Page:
In the early 1990’s, half of US patients with bipolar disorder took lithium. Now it’s closer to 15%, and the use of antipsychotics has more than doubled to fill the gap. A new survey reveals what patients think about these newcomers. [Link]
Published On: 9/9/2020
Duration: 2 minutes, 49 seconds
In the early 1990’s, half of US patients with bipolar disorder took lithium. Now it’s closer to 15%, and the use of antipsychotics has more than doubled to fill the gap. A new survey reveals what patients think about these newcomers.
This was an online survey of 200 US adults who – by their self report – were diagnosed with bipolar I disorder and had taken an antipsychotic within the past year. Aripiprazole was the most common, followed by quetiapine (52%), risperidone (37%), olanzapine (29%), and lurasidone (24%). Overall, people were satisfied with the efficacy but dissatisfied with the tolerability.
98% had at least one side effect, and most of the side effects were not trivial. 92% felt the side effects had a negative impact on their relationships. Patients were embarrassed by the side effects, particularly anxiety, weight gain, followed by involuntary spasms or movements and trouble concentrating. I’m reminded of Dr. Mago’s warning in our June 2019 issue on side effects that patients are not likely to put up with a side effect they find embarrassing.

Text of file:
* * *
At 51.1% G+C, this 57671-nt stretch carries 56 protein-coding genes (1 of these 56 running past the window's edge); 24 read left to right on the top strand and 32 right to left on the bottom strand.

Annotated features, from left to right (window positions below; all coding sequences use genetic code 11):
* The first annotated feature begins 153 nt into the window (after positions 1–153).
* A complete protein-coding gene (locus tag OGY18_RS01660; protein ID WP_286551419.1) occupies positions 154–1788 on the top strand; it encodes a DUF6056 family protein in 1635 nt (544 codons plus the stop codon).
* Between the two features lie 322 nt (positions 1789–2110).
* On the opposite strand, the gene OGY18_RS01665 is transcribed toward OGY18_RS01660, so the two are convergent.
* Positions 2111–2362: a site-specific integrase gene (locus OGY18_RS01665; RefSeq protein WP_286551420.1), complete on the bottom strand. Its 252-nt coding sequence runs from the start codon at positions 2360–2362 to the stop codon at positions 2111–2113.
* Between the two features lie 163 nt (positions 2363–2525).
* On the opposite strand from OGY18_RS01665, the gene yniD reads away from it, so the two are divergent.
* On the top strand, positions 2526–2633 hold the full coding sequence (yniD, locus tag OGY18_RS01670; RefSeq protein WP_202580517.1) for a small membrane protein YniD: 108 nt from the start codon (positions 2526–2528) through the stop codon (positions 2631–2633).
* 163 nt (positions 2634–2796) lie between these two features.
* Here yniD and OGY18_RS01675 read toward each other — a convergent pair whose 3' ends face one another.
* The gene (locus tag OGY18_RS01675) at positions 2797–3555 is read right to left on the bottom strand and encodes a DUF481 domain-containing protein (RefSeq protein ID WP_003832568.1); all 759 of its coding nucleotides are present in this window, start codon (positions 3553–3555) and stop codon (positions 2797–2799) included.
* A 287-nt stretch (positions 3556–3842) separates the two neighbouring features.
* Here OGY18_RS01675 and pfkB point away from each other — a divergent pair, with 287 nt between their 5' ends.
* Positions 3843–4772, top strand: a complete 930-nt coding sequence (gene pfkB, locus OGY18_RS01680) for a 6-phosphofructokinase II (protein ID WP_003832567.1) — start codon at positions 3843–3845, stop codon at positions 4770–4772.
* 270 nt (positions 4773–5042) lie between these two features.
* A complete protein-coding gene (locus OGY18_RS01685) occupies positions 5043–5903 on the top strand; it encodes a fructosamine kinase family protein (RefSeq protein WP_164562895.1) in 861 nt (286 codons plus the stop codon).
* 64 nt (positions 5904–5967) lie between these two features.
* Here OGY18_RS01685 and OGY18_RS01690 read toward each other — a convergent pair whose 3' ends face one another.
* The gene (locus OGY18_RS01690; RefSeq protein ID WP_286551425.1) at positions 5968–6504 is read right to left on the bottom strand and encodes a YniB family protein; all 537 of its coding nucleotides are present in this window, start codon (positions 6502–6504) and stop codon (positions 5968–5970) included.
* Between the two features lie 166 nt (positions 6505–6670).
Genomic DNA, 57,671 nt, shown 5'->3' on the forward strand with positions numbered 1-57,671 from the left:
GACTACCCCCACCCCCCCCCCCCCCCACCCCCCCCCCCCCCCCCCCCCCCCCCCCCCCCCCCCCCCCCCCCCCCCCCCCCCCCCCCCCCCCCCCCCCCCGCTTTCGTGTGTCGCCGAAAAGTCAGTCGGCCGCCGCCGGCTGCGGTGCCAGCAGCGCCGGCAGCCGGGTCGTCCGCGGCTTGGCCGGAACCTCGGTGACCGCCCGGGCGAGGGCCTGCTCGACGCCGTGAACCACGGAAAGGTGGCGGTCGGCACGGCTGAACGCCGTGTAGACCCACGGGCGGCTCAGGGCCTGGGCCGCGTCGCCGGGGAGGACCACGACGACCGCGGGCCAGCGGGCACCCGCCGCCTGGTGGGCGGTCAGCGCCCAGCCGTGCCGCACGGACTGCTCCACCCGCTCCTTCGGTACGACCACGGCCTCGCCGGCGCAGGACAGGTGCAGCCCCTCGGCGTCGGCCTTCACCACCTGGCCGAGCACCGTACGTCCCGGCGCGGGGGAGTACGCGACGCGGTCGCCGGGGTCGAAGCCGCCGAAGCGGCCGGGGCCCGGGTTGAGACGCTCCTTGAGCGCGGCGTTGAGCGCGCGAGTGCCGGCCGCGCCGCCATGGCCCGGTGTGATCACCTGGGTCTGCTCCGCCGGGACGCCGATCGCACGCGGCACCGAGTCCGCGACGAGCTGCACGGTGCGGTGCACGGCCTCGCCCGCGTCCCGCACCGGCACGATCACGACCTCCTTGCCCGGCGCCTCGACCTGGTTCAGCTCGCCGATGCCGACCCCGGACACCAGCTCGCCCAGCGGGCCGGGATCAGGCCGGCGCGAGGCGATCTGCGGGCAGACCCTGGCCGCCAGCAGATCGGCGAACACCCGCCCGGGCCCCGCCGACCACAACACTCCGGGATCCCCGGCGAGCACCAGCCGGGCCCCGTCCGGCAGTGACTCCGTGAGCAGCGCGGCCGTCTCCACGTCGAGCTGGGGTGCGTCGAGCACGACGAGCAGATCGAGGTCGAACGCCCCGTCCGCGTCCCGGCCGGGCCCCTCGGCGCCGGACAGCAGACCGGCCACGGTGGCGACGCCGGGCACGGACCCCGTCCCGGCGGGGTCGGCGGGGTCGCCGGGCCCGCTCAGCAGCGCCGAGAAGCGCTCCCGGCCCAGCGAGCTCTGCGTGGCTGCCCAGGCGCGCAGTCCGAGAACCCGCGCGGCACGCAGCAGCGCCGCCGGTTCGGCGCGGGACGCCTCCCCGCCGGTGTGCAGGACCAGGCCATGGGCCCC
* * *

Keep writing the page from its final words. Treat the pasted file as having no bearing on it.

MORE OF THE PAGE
The ones that bothered people the most were anxiety, weight gain, and feeling like a zombie or having no emotions – and the rates of these 3 burdensome effects were in the 70% range.
Antipsychotic side effects carried over into all areas of life – family, romance, friendships, and job performance. 30-50% felt the antipsychotic impacted their job, while 60-70% felt the bipolar symptoms impacted their job
The bottom line: While the PDR can tell us what side effects to expect, surveys like this tell us just how damaging those side effects are. And the numbers here are much higher than what’s reported in the PDR. What’s unclear is whether lithium or the anticonvulsants would raise the same level of complaint. In last Monday’s podcast we reviewed more encouraging survey data for lamotrigine and lithium, and next month we’ll feature a review of mood stabilizer tolerability in our online journal.
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